The local attorney hired by the preservation group dedicated to fighting the decision to close the State Fairgrounds believes he could be ready to move on potential legal action within weeks.
Robert W. Rutherford, a 10-year veteran of Metro's Legal department and now an attorney in private practice, told The City Paper he has been hired by Fairgrounds Heritage Preservation Group to examine the legal basis of their opposition and file a lawsuit should the arguments have a firm foundation.
“These folks are very serious about protecting this historical property,” Rutherford said. “This is a legacy that shouldn't be sloughed off on a different county or just shut down entirely.”
The attorney said he plans to examine whether or not the Mayor's office and Fair Board followed proper procedure when they determined to close down the property. Rutherford is particularly interested in Mayor Karl Dean's October letter to the board, a document the administration claims only contained the mayor's suggestions for the future of the property while others have insisted is worded as a dictum.
“The initial effort looked like it sort of ignored the reality of it, which said this is not the mayor's baby to dictate,” Rutherford said. “Then [the Mayor's office] backed off and said this was just a request or suggestion. I'm still concerned they are not following the necessary requirements.”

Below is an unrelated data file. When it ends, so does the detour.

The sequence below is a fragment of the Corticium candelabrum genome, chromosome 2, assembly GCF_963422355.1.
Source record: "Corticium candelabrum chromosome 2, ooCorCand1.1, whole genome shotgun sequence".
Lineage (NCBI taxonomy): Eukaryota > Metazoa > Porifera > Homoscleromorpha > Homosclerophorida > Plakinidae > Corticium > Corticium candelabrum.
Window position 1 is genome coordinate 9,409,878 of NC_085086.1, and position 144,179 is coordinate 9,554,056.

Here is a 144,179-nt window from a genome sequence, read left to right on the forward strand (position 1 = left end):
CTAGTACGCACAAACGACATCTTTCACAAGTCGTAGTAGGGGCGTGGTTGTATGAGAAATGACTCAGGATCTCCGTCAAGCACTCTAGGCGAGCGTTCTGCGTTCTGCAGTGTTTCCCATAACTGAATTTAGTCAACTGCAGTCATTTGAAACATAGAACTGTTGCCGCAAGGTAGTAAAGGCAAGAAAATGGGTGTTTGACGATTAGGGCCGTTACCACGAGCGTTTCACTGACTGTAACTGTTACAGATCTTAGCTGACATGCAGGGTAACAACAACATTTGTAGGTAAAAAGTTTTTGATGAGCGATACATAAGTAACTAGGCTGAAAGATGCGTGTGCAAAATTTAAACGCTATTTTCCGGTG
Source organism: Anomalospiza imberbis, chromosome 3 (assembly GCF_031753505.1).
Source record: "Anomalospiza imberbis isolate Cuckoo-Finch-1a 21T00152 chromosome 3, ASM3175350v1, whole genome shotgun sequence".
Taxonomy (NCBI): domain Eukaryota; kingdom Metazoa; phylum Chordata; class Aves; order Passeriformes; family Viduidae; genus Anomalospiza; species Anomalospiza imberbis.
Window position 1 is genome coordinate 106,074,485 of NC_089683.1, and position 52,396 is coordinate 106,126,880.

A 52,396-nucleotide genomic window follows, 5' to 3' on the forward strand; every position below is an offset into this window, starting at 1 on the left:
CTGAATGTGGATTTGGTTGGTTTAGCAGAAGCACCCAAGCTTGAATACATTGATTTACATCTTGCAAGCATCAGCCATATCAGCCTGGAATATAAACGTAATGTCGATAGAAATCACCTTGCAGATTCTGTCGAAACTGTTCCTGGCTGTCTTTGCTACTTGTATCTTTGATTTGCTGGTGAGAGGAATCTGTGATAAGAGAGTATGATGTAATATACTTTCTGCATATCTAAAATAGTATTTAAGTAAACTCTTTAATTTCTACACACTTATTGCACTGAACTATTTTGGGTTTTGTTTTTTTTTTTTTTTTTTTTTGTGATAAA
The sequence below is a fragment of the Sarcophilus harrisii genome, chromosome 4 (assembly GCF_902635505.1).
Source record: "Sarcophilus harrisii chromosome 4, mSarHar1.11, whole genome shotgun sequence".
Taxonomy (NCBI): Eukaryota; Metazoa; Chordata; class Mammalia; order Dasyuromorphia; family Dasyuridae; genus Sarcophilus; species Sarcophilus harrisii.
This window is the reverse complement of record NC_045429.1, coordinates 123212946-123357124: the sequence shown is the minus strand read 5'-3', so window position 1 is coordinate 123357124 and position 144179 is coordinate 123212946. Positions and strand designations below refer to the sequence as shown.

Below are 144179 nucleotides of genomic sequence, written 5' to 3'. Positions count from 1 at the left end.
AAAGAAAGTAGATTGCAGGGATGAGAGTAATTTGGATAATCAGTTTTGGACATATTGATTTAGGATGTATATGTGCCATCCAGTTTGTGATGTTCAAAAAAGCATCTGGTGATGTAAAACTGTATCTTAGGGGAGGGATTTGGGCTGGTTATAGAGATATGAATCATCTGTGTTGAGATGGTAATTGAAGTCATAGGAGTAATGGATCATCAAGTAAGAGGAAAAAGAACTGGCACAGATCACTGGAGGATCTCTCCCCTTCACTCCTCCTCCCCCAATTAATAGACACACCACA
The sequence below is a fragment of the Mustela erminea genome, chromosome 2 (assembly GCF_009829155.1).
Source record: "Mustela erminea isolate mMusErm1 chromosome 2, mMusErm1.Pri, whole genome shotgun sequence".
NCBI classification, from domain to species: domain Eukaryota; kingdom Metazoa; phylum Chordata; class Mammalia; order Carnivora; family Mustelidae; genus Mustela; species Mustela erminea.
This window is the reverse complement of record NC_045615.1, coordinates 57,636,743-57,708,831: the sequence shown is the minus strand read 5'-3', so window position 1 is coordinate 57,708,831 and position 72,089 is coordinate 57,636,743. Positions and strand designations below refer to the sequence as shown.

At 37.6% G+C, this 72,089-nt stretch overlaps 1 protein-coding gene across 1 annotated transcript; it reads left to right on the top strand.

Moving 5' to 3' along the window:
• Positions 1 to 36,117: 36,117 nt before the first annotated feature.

The heritage group's other sticking point involves the original 90-year-old legislation passed to start the State Fair, law they claim that states a fair must be permanently held at the site.
“The question is: Is this consistent with that? I'm not sure it is,” Rutherford said. “It will probably take a court finding to find our what the actual legislative intent was. There's a reason the legislature wanted a permanent state fair, and it's that it's an asset to this community, in ways that really aren't measurable in dollars and cents.”
But Dean remains convinced his recommendation to close down the fair (including the racetrack, flea market, Christmas Village and other fairgrounds’ events) and resell the property was a financially prudent choice.
In a conversation with the editorial staff of The City Paper’s parent company, SouthComm, this week, Dean reiterated his reasons for steering the property in a different direction.
“I've watched for the time I've been mayor that every year the amount of funds left in the reserve dwindle because every year we lose money,” he said. “At some point, we had to do something different.”
Feasibility studies conducted before Dean's election found the fair could not be profitable in its current location, the mayor explained. The city's ultimate choice was to close the property or relocate the fair to a new site in Davidson County, a move and rebuild projected to cost $30 million.
“I think the better option is to do something else,” Dean said. “I didn't anticipate that everybody would be necessarily happy with the decision, but I thought a decision had to be made.”
The mayor declined to talk about any specific plans currently in the works for the redevelopment of the site, but did mention that a variety of interested parties have contracted his office. Dean said he would like to see some portion of the land turned into green space and the restoration of a creek that once ran through the property.
“We have the opportunity to sit back and think how we're going to do this,” he said. “This could be a tremendous thing for the city.”